Rumors & Acquisitions: Bnter Takes Over the Makery

BNTER ADOPTS THE MAKERY. Matt Langer, former GroupMe contractor, recently became Matt Langer, real GroupMe employee, even though his mug is still missing from GroupMe’s page of surprisingly unflattering team headshots. Mr. Langer is settling happily into his new environs, comforted by the security of staff meetings and welcome wedgies from senior GroupMes.

But what became of the beloved Brooklyn coworking space Mr. Langer bore, groomed and subsidized out of his own pocket? The Makery will continue as a coworking space, but is not accepting new tenants, Betabeat learned. Makery resident Bnter, headed by co-founders Lauren Leto and Patrick Moberg, has taken over the lease, Ms. Leto said. “It’s Bnter offices, but everyone is still here,” she told Betabeat. “As people leave, we will not replace them, because Bnter is growing weekly.” The startup has four employees now and will have five as of October 17, and probably seven by the end of the year, Ms. Leto said. “So weekly isn’t true,” she amended. “Ha, my math is lovely.”

The Makery officially closed on Sept. 1, Mr. Langer said, which coincided with the space’s one-year anniversary. “I was so happy to let it go because I was just losing so much money on it,” Mr. Langer said. “Like SO MUCH.” (We were speaking on Gchat.) “PEACE OUT, $500 CON ED BILLS.”

BLIND RAISE, BROOKLYN. A two-person, once-pivoted startup has closed a seed round for just under $250,000 from the Knight Foundation, Betabeat has learned, which will be formally announced later this month. The young team persevered despite a failure to gain traction on the first iteration and has now produced a tool with a different name and which bears little resemblance to version 1.0. The entrepreneurs are still hammering out the bugs, but they (and Knight) hope media companies will find it useful.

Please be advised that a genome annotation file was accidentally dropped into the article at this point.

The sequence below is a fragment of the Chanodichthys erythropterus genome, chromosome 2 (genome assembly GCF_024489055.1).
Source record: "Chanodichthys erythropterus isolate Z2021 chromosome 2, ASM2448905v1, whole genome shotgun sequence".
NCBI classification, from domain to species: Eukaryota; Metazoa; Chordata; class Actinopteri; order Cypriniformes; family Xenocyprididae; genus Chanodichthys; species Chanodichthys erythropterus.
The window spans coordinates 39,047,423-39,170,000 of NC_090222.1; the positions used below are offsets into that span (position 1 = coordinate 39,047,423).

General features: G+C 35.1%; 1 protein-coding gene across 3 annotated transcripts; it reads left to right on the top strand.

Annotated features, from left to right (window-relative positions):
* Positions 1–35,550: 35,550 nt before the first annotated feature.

OCCUPY SILICON ALLEY. Meetup’s socially-conscious co-founder Scott Heiferman and New York tech staple Dave Winer have both come out in support of the Occupy Wall Street movement. “Let’s stop turning our brightest students over to the VCs to become mini-Zucks,” Mr. Winer wrote. “Most of them will fail. It’s a bad deal for the kids, and it’s mortgaging the future of academia, the same way the bankers are mortgaging everything else.”

But the tech scene at large seemed to be largely turning up its nose. Twitter co-founder Jack Dorsey was tweeting and Instagramming about his lovely walk down Wall Street on Wednesday, which caused a few sympathetic local techies to pause: “It would be so cool if @Jack were heading to Occupy Wall Street!” but nay, Mr. Dorsey was headed to the New York Stock Exchange for the elbow-rubbing, Guest of a Guest-snapping SAI 100 party.

Steve Jobs was a hippie-lefty-radical (sorta) leaning mind; Google’s co-founders go to Burning Man every year. Tech innovators have historically been in line with the creative underclasses, one entrepreneur told Betabeat, so why is it that the well-scrubbed necks at General Assembly are going around saying people at Occupy Wall Street just need to get a job (or learn how to code)? “While the aimless and outraged struggled to get pics and videos of police abuse downtown and telling tails of the horrors of pepper spray, some people actually attempting to *create* change were busy hacking together funding projects for UNICEF at the NYC Famine Hackathon,” Charlie O’Donnell wrote in his This Week In Innovation newsletter on Monday. “While protesters demand undefined ‘change’ by stripping down to their underwear, the team at Banksimple works hard at ending the tyrrany of bank fees and customer abuse by actually building a new kind of bank from the ground up—one with the consumer at the center.”

The tide of tech sympathy, however, may be turning. Even Bryce Roberts got on board, putting it into techspeak: “#occupywallst proving to be a classic disruptor. dismissed as whiny hippies a few weeks ago now doubling every 3 days,” he wrote on Twttr, and said he plans to visit the protest and at least see for himself.

THE NEW NORMAL. Apparently the mourning period on the internet is 48 hours, as Betabeat’s Ben Popper noticed with amusement, because the day after the glowing stories about Steve Jobs was followed by a day of negative ones. “The Other Steve Jobs: Censorship, Control and Labor Rights,” writes ReadWriteWeb’s newest hire, Alicia Eler. In the comments, to pacify angry Jobsians, editor/publisher Richard MacManus weighed in: “While we adored Jobs, we wanted to share the other side too in order to give a fuller picture. I would recommend however also reading my article linked to above, for a more balanced profile of Steve Jobs’ immense achievements.” Under the bus with you! Rumors & Acquisitions: Bnter Takes Over the Makery